Web scraping is an automated process of gathering data from the internet with bots (often called scraper bots). Web scraping software can send thousands of requests per second to a website to gather data. Often, it leads to the website blocking the connection for a particular IP address.
Datacenter proxies are more common for web scraping tasks where a large amount of data is needed quickly. However, some websites tend to ban datacenter IP addresses, so despite their speed, data scraping takes a long or is not possible at all.
Residential proxies are better in these scenarios since their IP addresses resemble a common user more, allowing your web scraper to collect the needed data. Residential IP addresses are used frequently for market research purposes, as competitors or e-commerce shops tend to ban datacenter IPs quite aggressively.
Another related use case is social media management with automated software that improves efficiency and allows to use multiple accounts at once. Such software is forbidden by social media websites. So, a separate IP address is needed for each account to avoid breaking the terms and conditions.
As websites like LinkedIn or Facebook do not allow datacenter proxies, performing tasks with them on these platforms is impossible. It is crucial for businesses that must manage multiple social media accounts.
Many businesses operate in multiple countries. They must set up their social presence in different geographical locations. It would run against the terms and conditions of social media websites to use one IP address. Companies need to use different IP addresses from the needed countries to access their accounts.
Bypassing geo-restrictions is a separate use case of residential proxies in its own right. It allows you to access various data (pricing, websites, streaming options, etc.) restricted only to a certain location.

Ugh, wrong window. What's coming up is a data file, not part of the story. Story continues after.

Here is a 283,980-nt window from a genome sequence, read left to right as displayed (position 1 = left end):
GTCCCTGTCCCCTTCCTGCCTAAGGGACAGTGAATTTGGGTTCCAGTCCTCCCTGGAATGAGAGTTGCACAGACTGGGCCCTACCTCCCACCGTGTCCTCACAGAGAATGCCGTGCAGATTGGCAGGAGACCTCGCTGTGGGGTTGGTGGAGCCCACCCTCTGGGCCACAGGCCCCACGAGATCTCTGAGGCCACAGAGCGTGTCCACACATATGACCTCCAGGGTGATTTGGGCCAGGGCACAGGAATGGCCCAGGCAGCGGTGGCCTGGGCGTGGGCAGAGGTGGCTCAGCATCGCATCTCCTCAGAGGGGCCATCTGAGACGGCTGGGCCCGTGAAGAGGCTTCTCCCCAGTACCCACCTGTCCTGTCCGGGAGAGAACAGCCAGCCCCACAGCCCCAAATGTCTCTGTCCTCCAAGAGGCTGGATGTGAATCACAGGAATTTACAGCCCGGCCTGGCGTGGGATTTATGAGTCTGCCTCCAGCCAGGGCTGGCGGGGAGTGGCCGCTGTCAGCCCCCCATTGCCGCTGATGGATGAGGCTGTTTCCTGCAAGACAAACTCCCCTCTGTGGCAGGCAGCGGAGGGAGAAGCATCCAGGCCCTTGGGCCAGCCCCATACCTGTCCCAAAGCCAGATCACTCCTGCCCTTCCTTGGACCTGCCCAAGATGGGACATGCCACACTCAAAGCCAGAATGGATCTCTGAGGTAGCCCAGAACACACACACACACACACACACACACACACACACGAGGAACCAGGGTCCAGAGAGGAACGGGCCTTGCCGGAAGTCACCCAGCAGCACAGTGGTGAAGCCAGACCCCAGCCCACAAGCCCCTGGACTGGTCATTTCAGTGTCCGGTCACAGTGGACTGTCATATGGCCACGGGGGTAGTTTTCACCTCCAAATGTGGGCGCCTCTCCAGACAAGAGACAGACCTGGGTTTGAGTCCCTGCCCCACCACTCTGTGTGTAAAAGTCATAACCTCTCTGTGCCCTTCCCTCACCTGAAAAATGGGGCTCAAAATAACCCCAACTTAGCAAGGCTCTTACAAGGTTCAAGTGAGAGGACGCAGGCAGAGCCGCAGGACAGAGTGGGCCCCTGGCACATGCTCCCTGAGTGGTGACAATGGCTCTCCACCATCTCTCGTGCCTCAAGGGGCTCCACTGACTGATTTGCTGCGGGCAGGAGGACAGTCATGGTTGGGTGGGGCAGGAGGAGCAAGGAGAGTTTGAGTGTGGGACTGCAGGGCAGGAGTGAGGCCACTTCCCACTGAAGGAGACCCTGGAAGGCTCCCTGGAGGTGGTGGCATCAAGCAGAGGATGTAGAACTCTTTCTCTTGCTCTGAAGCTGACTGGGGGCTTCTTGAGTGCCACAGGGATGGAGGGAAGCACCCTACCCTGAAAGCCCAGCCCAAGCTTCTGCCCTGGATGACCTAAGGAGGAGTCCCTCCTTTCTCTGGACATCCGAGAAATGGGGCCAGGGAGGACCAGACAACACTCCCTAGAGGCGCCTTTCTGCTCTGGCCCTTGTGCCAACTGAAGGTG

How to choose a provider?
If you already know where you will use a residential proxy, you should start looking for a trusted provider. These are the factors that I recommend looking into when choosing a residential proxy provider:
- Ethical approach. Not all providers source their residential IP addresses with the full consent of owners. It might be problematic not just because of the moral implications but legally too.
- The size of the IP pool. While you are unlikely to rotate residential proxies often, it is still important to have the possibility to do so in need.
- Ease of integration. A good provider will have a responsive and helpful support team as well as guides on how to integrate their proxies with software for your use case.
- Consistent speed. Downtimes or fluctuations in performance can kill your project. Be sure to test the provider and read some reviews before committing.
Of course, there is more to know about residential proxies, but most of the knowledge needed to use one depends on your use case. The basics I covered here are more than enough to start using residential proxies for a simple project that can grow in size and complexity quite fast.